Lifelong learning and the age of automation

The Economist Intelligence Unit has compiled an Automation Readiness Index, which it says is designed to compare ‘how well-prepared 25 countries are for the challenges and opportunities of intelligent automation’.

automation

I think the study while flawed is nevertheless interesting. The participating countries were selected on a variety of grounds; they include the world’s largest economies, along with others selected on the basis of relevance (Estonia and Singapore were judged to demonstrate key good practices) and geography (four countries representing ‘key emerging economies from Latin America, South-east Asia, and the Middle East’).

The selected indicators and associated metrics make for interesting reading. There are 52 indicators, divided into three broad categories: innovation environment, education policies, and labour market policies, with weightings that favour the first two over the third.In each domain, the researchers drew on their judgements of qualitative evidence (however, I can’t find much about how they did this) as well as on available quantitative data.

There will always be questions about the fit between published data and what it might claim to measure. For example, within the education cluster the researchers evaluated ‘continuous education’ on the basis of ‘the existence of national lifelong learning programmes’ and ‘financial support for lifelong learning’. Within the labour market cluster, they judged ‘targeted retraining’ on the basis of ‘Existence of retraining programmes for displaced workers focusing on transition to high-demand sectors’.

So there are some obvious definitional questions, as well as a degree of subjectivity in how these criteria are evaluated. Among areas missing or neglected, I’m articularly struck by the absence of any interest in how well the wider public is informed about digitization and artificial intellegence, or in which skills will likely be in demand as a result of automation (though the study did look at the role of social dialogue on the future of work in general).

The findings are nevertheless interesting, if not generally very surprising. For example, although the UK is placed 8th overall, it is 10th in respect of continuous education and the researchers conclude that ‘the country could do more to support lifelong learning, in particular, to boost its rank in education policy’. The authors seem articularly interested in measures designed to promote individual demand for learning, such as the individual learning accounts that have been adopted in Singapore and France in recent years.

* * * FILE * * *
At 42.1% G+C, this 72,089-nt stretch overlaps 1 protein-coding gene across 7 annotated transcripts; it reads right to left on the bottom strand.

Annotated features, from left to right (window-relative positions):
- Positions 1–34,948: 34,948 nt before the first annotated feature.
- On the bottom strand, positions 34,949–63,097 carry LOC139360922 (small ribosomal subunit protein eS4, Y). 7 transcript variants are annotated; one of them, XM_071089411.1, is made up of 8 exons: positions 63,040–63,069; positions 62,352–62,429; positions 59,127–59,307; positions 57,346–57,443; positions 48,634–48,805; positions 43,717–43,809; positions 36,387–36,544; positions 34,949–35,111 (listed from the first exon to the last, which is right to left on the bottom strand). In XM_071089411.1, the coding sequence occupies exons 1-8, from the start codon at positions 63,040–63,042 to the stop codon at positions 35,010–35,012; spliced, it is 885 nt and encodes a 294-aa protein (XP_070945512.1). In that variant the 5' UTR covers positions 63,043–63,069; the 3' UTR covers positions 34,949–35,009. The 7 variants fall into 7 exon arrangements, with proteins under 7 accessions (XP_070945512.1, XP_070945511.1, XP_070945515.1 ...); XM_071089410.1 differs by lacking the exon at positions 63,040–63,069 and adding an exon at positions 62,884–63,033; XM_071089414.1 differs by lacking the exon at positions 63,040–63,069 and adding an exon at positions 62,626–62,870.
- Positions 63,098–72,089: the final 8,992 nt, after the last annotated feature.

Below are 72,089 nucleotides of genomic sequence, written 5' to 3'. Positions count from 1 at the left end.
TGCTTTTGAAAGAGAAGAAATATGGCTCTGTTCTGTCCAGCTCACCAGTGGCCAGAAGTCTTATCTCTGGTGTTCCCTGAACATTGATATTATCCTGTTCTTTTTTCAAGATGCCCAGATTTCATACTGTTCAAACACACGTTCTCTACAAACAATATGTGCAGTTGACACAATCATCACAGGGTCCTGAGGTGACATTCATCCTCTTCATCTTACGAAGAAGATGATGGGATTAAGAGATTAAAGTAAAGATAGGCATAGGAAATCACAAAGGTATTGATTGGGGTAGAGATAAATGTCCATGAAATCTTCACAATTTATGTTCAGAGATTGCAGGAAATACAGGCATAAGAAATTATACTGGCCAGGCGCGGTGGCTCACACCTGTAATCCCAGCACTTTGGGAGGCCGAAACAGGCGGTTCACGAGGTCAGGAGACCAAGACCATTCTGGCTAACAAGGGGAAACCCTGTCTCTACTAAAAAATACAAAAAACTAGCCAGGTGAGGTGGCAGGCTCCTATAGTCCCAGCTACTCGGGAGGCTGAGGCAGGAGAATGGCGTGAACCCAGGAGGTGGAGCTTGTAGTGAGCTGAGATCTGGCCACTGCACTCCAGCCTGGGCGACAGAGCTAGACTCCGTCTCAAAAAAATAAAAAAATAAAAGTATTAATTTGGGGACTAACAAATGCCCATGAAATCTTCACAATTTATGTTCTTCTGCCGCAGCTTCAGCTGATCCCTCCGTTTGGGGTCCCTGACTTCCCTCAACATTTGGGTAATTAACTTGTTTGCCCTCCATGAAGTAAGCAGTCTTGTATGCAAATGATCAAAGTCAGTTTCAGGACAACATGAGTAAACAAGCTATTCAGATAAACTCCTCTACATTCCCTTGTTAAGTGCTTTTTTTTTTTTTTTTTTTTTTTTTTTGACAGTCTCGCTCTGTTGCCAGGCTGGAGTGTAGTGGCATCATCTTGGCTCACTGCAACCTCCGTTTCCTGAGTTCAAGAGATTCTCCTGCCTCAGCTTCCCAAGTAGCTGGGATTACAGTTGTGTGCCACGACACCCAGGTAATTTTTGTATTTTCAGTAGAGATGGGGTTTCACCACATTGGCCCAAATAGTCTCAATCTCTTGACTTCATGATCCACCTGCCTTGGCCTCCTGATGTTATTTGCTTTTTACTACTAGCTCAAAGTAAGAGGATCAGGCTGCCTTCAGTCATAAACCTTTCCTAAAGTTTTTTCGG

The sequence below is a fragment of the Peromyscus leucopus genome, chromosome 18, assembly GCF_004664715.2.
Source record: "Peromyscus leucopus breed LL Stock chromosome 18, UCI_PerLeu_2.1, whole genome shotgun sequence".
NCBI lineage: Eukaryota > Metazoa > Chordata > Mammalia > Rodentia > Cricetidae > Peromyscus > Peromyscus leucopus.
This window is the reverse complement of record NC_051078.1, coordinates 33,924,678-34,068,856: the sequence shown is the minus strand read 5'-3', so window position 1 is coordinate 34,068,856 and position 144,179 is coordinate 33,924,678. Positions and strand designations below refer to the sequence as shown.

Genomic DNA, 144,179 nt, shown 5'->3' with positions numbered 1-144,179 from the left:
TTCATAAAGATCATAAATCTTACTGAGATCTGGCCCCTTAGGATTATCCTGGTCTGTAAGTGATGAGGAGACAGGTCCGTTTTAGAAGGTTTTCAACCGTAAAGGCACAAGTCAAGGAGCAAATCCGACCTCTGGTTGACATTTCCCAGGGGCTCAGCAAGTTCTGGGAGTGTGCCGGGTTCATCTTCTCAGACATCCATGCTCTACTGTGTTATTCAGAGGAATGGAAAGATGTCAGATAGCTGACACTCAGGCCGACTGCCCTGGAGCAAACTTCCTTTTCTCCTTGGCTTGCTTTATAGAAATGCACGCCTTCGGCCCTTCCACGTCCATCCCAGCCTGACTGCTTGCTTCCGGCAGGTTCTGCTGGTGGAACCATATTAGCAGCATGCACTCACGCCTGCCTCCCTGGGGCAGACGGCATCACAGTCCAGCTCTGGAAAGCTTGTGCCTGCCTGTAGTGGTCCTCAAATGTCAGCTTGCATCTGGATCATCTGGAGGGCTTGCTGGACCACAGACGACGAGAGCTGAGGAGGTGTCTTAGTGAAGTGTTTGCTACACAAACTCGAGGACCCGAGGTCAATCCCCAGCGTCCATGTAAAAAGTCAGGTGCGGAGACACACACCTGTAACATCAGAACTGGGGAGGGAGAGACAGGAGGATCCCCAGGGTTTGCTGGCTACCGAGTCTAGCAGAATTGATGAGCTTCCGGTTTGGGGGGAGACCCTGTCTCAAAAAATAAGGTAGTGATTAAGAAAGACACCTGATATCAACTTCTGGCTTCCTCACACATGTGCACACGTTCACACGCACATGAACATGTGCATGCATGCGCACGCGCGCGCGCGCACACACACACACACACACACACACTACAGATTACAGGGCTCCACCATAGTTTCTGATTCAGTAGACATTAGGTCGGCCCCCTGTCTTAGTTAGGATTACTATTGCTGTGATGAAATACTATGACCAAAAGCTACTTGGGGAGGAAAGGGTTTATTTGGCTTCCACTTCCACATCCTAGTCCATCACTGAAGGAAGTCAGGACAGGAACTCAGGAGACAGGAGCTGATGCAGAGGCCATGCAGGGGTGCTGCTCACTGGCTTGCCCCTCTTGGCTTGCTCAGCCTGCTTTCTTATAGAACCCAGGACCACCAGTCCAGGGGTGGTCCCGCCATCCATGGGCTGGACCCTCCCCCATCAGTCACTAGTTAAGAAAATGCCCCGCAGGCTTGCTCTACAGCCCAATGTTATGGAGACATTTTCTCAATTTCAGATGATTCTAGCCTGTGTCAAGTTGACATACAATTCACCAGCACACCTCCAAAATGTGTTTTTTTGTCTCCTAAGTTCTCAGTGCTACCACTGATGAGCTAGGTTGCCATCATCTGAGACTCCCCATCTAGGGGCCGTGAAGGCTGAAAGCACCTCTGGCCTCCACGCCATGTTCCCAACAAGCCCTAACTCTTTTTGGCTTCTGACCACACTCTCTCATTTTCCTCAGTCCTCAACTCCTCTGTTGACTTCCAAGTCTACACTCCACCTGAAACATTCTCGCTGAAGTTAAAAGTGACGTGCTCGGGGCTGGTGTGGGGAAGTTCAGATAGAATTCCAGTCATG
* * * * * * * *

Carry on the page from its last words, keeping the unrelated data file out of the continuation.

In short, then, no surprises here but some useful food for thought. In particular, the report reinforces my belief that individual learning accounts remain the best available option for raising demand for learning, particularly among under-represented groups of learner; and it also confirms that countries which aim to take advantage of the ‘Fourth Industrial Revolution’ need to include lifelong learning as an integral feature of their strategy.

Funding adult learners – the case of Singapore

I’ve posted in the past about financial support for adult learners in Germany and in France. These are both fellow large European countries, and there are some interesting lessons for other similar countries like my own. After a brief Twitter exchange with Stephen Evans of the Learning and Work Institute I thought it might be a good time to look at the case of Singapore, a country with a similar population in terms of size (5.6 million) to Scotland or Yorkshire.

New Picture

In 2015 Singapore introduced a virtual voucher system, known as SkillsFuture Credit, which forms part of a wider national SkillsFuture strategy for lifelong learning. Open to all national citizens aged over 25, SkillsFuture Credit involves an initial government injection into your account of S$500, followed by periodic top-ups over time.

SkillsFuture Credit pays for courses provided by a range of eligible, largely publicly-funded institutions, including the arts, sports and so-called ‘lifestyle’ courses offered through the state-sponsored People’s Association, and the courses for seniors offered through the National Silver Academy network.

Initially channeled to the citizen to pay fees, from 19 May 2017 SkillsFuture Credit has been disbursed to training providers, with the exception of course fees for overseas MOOCs. This follows a decision to take enforcement action against 4,400 individuals who have reportedly submitted false claims.

Otherwise the system seems to be working well. More than 126,000 Singaporeans used their SkillsFuture credit by the end of the scheme’s inaugural year in 2016. The most popular area for using the credit was information technology, including a large number of older adults who were learning basic IT, often for the first time; second most popular was foreign languages. Some 6% of claims were in respect of MOOCs.

It is probably too early to make any confident claims about Singapore’s system as a model for other countries. The administrative procedures have been revised several times, and taken with the allegations of fake claims this suggests that there have been teething problems. And some will find the range of eligible courses too restricted, with its strong – but far from inclusive – emphasis on skills for innovation.

Yet the scale of take-up is impressively large for a relatively small state, and the financial commitment is admirable. So at the very least, Singapore confirms what can be done by a government determined to promote a culture of lifelong learning.